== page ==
I just didn't think it was worth writing about it it, but as I've just got back from a week away in Dalyan, Turkey I thought, why not!
This was a sort of last minute holiday, not our usual choice of location, we've never been to Turkey though.
Dalyan is set on a river in an environmental protection area. A great place for riverside walking, and for a river trip. Very touristy.
Not certain there a great deal of culture, although there were some interesting tombs, and in excess of 130 restaurants to choose from.

I say,to choose from in respect of restaurants, because there's not a lot really, all menus are about the same, you just need to find one offering a better standard of cooking and freshness.
We tried different restaurants every day for lunch snacks and evening dinners and a couple that were a touch above the rest.
If you want our best finds, should you be visiting, they were the Heybe and Aubergine.
Bloody hot at about 30c in the shade from 9am.
Take an up to date Skin so Soft though, as there are many biting insects, who seemed to like me more than Pauline.
My bottle had a date of 4-10 on the base and was totally ineffective!

Our hotel is known as Club Alla Turka  http://www.cluballaturca.com/Eng/hakkimizda.asp?id=h1

It's  quite a good hotel,not a bad location and within easy walking distance of the river and the town centre. Food only average though, but I'm a bit snobbish when it comes to food.

Next door
Jim's house is now sold and we have new neighbours from Ely Cambridgeshire, a couple of about our age.
They have been spoken to about this, and are complying with our wishes!
The current view from our front window!
So, we  still have to deal with Jim's Trust Fund, but we now know the exact financial position.
We've lined up a local financial adviser to deal with that, a meeting sometime next month.
 Firstly, I think we've seen the last of the swallow's for this year, none about since Wednesday.
The swifts , now long gone had a very productive year locally, the house martins were scarce.
Hoards of sparra, they have done well this year, probably three broods, they have taken over our rear hawthorn hedge for an overnight roost and are constantly walking and bathing on the ponds water lilies leaves.
Both the hedge and the pond will need some work though, hopefully they will not be disturbed too much by that.We're starting now on the tidying up of the other shrubs.

Our fruit trees have been bounteous this year, the eaters are in storage, the plums eaten, or made culinary use of. Our cookers and conference pears aren't falling off yet, but we'll need to do something with them soon.

The grapes are ripening well, what to do with them?
The Car
I did think about getting a new car, and probably would have done, but after 167500 miles,an MOT and a full service all for a tad over £200, it didn't take much thinking about. The Octavia stays, after all it's only a tool!
My Oil and Gas company took off this week and is likely to continue in that vein for the foreseeable future.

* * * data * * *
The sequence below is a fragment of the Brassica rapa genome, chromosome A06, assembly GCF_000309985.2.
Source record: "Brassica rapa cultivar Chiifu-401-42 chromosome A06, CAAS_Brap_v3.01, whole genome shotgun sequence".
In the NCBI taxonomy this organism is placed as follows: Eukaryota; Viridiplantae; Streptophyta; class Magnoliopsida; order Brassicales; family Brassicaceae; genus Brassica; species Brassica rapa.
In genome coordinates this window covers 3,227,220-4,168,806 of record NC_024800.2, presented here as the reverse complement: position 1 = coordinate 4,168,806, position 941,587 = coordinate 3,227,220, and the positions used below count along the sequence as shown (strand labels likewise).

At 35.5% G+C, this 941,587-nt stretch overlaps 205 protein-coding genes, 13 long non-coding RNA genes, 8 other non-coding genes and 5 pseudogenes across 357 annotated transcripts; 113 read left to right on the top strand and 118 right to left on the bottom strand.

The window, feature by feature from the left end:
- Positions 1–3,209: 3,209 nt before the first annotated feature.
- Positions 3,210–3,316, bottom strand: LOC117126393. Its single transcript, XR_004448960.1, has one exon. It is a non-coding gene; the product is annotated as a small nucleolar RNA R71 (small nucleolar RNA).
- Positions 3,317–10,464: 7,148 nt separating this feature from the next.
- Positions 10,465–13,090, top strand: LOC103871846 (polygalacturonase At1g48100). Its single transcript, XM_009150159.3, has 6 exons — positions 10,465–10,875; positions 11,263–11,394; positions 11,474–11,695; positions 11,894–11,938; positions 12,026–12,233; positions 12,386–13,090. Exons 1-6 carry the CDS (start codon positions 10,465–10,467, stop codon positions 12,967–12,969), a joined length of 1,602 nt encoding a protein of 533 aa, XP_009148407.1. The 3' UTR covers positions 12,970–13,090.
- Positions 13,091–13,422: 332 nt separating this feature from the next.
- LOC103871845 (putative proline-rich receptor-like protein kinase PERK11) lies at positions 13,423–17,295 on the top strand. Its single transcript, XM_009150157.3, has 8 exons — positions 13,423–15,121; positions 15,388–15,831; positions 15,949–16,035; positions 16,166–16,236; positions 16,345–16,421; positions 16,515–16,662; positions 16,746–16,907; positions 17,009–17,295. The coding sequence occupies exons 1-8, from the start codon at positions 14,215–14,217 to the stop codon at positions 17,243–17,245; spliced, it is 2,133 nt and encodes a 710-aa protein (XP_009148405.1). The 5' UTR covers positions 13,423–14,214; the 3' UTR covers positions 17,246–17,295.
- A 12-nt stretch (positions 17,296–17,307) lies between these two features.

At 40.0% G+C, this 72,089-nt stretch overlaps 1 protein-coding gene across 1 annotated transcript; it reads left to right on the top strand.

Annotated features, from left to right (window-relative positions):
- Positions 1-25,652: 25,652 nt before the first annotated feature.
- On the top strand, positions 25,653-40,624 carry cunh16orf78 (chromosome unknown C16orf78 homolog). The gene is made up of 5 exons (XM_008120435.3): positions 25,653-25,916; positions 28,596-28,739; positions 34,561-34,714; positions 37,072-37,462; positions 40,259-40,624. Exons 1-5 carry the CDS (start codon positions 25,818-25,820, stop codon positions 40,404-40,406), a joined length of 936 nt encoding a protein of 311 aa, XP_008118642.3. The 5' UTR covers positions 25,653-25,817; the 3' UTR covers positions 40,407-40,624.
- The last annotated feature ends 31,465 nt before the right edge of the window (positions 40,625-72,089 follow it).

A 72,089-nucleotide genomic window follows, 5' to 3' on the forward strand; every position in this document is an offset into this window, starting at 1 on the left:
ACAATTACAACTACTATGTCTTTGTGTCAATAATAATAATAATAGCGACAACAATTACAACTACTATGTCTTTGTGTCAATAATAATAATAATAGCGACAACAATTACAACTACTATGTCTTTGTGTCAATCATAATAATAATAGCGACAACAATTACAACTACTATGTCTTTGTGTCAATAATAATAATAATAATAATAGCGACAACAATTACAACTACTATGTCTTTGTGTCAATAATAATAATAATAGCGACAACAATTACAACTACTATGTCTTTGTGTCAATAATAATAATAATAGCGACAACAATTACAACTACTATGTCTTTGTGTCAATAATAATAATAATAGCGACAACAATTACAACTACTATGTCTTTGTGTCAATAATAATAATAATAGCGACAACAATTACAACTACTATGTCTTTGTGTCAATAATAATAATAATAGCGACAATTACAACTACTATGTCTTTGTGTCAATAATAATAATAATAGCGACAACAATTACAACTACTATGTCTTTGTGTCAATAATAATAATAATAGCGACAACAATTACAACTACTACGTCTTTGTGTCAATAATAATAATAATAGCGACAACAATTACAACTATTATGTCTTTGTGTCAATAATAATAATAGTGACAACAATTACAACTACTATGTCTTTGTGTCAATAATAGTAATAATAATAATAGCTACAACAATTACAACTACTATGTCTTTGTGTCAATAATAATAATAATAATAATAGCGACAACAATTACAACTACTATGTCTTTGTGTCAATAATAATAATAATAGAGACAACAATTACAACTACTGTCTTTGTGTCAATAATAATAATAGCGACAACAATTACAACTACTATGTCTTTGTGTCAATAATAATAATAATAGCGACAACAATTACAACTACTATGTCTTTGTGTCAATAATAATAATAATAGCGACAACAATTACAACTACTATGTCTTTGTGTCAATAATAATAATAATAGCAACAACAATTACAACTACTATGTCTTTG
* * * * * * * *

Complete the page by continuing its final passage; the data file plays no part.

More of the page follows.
Some of my holdings are now showing a 780% growth, overall as I keep topping up, an average growth of 166% as of yesterday. More holidays!
The other shares, mainly in the cancer research field, are ticking over nicely , with some showing a paper loss.News expected very shortly, with luck.
We're off to Rye for a long weekend to celebrate our 41st wedding anniversary.
Not certain if I've mentioned it, but we're of to Boston for Thanksgiving and Pauline has booked us a trip across Canada for this time next year.
Off to a brewery visit on Monday with the boys from the pub.Bradford here we come!
On Thursday The International Drinking Society has another meeting in London a pub in Russell Square will be our starting point.
I've been a touch busy for any fishing, but will probably have a session or two down in the valley.
Very tempted to visit the rivers but they are low at present, never dodged a challenge though, so we'll see what October brings.

Friday, 12 September 2014

....and another!

Lens condensation!!
Grabbed a few hours last night down in the valley,arriving just after 5pm.
I decided to fish the fishier swim. By fishier I mean, it looks the mutts, lily pads, reeds etc etc.
BUT, fishing light I tend to leave this area alone, as there are so many rogue carp to take you through the pads!

Anyway I put the rod to the test last night and held every fish without giving line, right thumb firmly fixed!.
I am quite impressed with this hotchpoch of a rod, it would be interesting to find out what it's base before being rejigged was.
The butt section is 54 inches of which the shaped cork handle is 26 inches, the top two are 40 and 39 inches, so perhaps the top inch lost!

Different swim different fishy action. The evening was taken up by mainly carp up to I would say 8lb, but two small eel and my mate the deformed tench showed up for a bit of light weight work. 
Lot's of leaf debris on the surface as Autumn starts to show it colours made it a little difficult with surface wind, soon overcome by sinking the line..

 Just some of the carp.

I'll try the cockle and prawn approach here next. I'm sure there are some better roach and rudd in here.

The way back